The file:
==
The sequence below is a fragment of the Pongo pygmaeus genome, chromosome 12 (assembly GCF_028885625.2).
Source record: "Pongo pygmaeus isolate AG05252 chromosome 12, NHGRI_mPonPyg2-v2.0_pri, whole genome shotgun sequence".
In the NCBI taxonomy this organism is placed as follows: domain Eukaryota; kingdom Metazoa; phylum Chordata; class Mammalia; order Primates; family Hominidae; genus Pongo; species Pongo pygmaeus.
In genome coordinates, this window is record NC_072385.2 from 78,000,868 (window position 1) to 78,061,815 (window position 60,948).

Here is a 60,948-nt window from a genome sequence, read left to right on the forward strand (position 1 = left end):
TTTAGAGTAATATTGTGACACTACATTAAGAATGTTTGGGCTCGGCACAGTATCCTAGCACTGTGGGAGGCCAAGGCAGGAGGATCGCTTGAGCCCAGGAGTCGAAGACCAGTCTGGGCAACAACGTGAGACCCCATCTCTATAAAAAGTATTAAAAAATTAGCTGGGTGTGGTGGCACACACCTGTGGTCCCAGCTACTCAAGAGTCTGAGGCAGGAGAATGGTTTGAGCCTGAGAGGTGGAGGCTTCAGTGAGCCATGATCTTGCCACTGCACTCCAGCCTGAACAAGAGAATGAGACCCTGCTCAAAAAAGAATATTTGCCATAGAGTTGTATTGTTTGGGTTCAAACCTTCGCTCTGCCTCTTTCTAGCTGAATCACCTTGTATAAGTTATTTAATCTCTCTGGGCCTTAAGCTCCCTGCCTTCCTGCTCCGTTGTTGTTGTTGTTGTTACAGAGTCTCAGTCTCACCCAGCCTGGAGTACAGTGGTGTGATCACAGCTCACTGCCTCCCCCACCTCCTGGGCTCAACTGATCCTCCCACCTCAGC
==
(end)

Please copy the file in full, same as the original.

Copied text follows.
The sequence below is a fragment of the Pongo pygmaeus genome, chromosome 12 (assembly GCF_028885625.2).
Source record: "Pongo pygmaeus isolate AG05252 chromosome 12, NHGRI_mPonPyg2-v2.0_pri, whole genome shotgun sequence".
In the NCBI taxonomy this organism is placed as follows: domain Eukaryota; kingdom Metazoa; phylum Chordata; class Mammalia; order Primates; family Hominidae; genus Pongo; species Pongo pygmaeus.
In genome coordinates, this window is record NC_072385.2 from 78,000,868 (window position 1) to 78,061,815 (window position 60,948).

Here is a 60,948-nt window from a genome sequence, read left to right on the forward strand (position 1 = left end):
TTTAGAGTAATATTGTGACACTACATTAAGAATGTTTGGGCTCGGCACAGTATCCTAGCACTGTGGGAGGCCAAGGCAGGAGGATCGCTTGAGCCCAGGAGTCGAAGACCAGTCTGGGCAACAACGTGAGACCCCATCTCTATAAAAAGTATTAAAAAATTAGCTGGGTGTGGTGGCACACACCTGTGGTCCCAGCTACTCAAGAGTCTGAGGCAGGAGAATGGTTTGAGCCTGAGAGGTGGAGGCTTCAGTGAGCCATGATCTTGCCACTGCACTCCAGCCTGAACAAGAGAATGAGACCCTGCTCAAAAAAGAATATTTGCCATAGAGTTGTATTGTTTGGGTTCAAACCTTCGCTCTGCCTCTTTCTAGCTGAATCACCTTGTATAAGTTATTTAATCTCTCTGGGCCTTAAGCTCCCTGCCTTCCTGCTCCGTTGTTGTTGTTGTTGTTACAGAGTCTCAGTCTCACCCAGCCTGGAGTACAGTGGTGTGATCACAGCTCACTGCCTCCCCCACCTCCTGGGCTCAACTGATCCTCCCACCTCAGC